This is an archived article that was published on sltrib.com in 2014, and information in the article may be outdated. It is provided only for personal research purposes and may not be reprinted.
On Monday, the Deseret News published the entirety of a letter written by church spokesperson Jessica Moody to Ordain Women, an organization that advocates for women's ordination to the Mormon priesthood.
Female members of Ordain Women have publicly requested admittance to the Mormon general priesthood session to be held on April 5. Ordain Women has stated that the organization's objective is not just to attend the all-male priesthood session, but to faithfully request equal female access to the Mormon priesthood and all Mormon leadership positions.
Moody's letter is addressed to Ordain Women, and its language is directed to members of the organization. Its public distribution indicates, however, that the letter is intended to be more than a private correspondence. Rather, it appears to be a calculated public statement made by a church spokesperson for the purpose of affecting public opinion.
Regardless of its overtly specified audience, its public function is to influence those watching the media's coverage of Ordain Women's request.
Public statements, in principle, should assert official organizational positions. This letter, functioning as a public statement but composed, instead, as a private correspondence, not only clarifies official positions, but also deprecates the women to whom it is addressed through using language that publicly minimizes them and their cause.
It publicly devalues the organization and its assertions that the disparity in decision-making authority between Mormon women and men is unacceptable.
For example, Moody's letter implies that the women requesting ordination do not appreciate the work of female Mormon leaders who have prepared a women's session to discuss the "ennobling and eternal doctrines relating to women" and directly states that the Ordain Women event will "detract from the sacred environment of Temple Square and the spirit of harmony sought at General Conference."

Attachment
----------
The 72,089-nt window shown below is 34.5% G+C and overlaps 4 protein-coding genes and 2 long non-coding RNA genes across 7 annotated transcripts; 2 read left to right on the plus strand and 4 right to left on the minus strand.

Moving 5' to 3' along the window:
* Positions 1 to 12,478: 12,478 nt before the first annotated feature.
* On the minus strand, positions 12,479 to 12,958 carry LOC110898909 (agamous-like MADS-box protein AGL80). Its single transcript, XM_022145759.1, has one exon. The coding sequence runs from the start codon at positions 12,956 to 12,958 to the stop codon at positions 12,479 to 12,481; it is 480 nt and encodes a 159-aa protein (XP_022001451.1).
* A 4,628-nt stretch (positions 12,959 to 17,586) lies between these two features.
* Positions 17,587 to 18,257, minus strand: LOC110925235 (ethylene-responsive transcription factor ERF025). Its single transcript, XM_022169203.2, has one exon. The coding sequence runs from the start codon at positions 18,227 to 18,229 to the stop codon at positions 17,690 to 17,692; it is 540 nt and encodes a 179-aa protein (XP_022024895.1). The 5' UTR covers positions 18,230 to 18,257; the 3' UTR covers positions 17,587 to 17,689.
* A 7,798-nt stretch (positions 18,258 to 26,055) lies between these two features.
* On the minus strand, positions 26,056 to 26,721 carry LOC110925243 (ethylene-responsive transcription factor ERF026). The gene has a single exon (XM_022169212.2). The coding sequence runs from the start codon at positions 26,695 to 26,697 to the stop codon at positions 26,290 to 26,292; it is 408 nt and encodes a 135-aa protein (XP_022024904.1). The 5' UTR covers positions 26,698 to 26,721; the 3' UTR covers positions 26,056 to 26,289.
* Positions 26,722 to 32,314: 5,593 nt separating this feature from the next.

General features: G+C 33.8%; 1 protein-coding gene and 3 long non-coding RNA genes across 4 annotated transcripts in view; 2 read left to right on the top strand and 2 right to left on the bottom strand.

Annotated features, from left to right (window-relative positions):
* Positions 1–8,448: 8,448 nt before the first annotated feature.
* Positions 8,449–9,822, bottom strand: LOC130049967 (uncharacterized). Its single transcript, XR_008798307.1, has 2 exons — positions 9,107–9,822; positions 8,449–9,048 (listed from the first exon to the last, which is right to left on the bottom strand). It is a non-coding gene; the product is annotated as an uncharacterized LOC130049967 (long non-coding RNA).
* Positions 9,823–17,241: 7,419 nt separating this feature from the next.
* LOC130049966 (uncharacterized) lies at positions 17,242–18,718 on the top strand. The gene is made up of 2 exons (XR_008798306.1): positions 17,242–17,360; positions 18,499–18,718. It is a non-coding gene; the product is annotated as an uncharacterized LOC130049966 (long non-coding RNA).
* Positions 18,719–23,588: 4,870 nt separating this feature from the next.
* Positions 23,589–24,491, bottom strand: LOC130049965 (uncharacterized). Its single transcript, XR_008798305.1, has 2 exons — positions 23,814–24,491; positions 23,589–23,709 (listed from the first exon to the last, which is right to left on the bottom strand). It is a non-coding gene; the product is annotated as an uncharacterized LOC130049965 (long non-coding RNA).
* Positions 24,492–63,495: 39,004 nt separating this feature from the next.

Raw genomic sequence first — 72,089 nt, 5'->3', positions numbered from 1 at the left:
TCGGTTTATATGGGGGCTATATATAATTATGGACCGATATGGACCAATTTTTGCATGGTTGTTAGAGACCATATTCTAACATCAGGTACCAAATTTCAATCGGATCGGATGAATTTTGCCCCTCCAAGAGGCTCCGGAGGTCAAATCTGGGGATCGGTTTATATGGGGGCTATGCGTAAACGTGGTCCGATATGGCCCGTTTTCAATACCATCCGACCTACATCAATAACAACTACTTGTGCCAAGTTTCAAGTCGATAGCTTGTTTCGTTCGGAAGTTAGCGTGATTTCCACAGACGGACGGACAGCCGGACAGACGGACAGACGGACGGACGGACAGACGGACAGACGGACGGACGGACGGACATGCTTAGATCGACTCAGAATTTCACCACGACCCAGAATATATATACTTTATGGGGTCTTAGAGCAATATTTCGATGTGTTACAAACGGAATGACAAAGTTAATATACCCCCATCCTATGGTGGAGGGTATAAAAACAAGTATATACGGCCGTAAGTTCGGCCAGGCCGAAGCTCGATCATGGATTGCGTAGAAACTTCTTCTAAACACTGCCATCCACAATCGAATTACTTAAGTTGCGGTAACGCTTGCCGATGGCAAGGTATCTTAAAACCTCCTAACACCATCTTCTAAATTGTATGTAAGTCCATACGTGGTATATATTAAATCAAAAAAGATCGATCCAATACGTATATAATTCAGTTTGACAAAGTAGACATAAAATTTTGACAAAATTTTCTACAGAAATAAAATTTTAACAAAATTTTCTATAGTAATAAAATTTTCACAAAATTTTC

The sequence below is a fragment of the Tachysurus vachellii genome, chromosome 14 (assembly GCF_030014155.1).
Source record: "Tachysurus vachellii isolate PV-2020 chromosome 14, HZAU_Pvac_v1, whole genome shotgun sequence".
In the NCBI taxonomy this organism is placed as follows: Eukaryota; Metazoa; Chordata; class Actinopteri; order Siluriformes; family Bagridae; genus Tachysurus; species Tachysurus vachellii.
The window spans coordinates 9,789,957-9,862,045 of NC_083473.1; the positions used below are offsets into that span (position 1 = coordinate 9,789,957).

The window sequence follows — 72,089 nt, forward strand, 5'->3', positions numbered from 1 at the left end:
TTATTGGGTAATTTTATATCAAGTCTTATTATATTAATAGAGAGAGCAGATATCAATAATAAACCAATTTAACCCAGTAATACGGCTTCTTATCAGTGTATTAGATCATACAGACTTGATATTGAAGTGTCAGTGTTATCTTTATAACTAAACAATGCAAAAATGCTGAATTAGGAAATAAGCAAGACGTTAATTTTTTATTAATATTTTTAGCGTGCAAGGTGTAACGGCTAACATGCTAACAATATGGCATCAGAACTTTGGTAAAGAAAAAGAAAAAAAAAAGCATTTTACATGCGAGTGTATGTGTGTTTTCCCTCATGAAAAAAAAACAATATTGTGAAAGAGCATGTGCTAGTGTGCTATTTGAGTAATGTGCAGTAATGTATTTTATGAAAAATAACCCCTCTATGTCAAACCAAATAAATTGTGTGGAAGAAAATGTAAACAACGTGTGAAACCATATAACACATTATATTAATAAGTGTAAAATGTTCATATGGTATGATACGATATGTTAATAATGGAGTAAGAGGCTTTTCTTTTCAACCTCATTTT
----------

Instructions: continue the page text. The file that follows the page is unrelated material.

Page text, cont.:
It relegates their petitions for ordination to the level of demonstrations by requesting that the women remain in free-speech zones rather than approaching priesthood session doors. Its final sentence, "Again, we hope that you will … contribute to the strength of sisterhood in our communities" would be an honest plea for support if the letter had been private, but as a public communication it shames the women who are seeking equality by insinuating that their actions detract from, rather than contribute to, the strength of Mormon women.
Most demeaning perhaps, is the letter's intent to publicly minimize the Ordain Women movement by drawing attention to the fact that "women in the church, by a very large majority, do not share … advocacy for priesthood ordination for women and consider that position to be extreme."
If this letter really were a private communication rather than a published declaration, the relative size of the movement could be construed to be a statement of fact. As a public communication, however, it acts, instead, like an attempt to intimidate a minority population into submission through drawing attention to their minority status. It communicates to members of the majority that they have no reason to take the pleas of the minority seriously.
Public statements are more ethical when they address principles and official positions rather than people and organizations. Making a public assertion in the form of a private letter degrades those to whom the letter is addressed, especially when the words of the letter minimize the position of the addressees. Public statements should be written as public communications and private letters should be kept outside the eye of the media.
Private dealings should not be intentionally released to media for the purpose of minimizing positions of minority populations. Such tactics are immoral and do not bolster the credibility of those who employ them.
Anne McMullin Peffer is founder and president of Circling the Wagons, a public charity that supports minority Mormons. She has no affiliation with the Ordain Women organization or movement.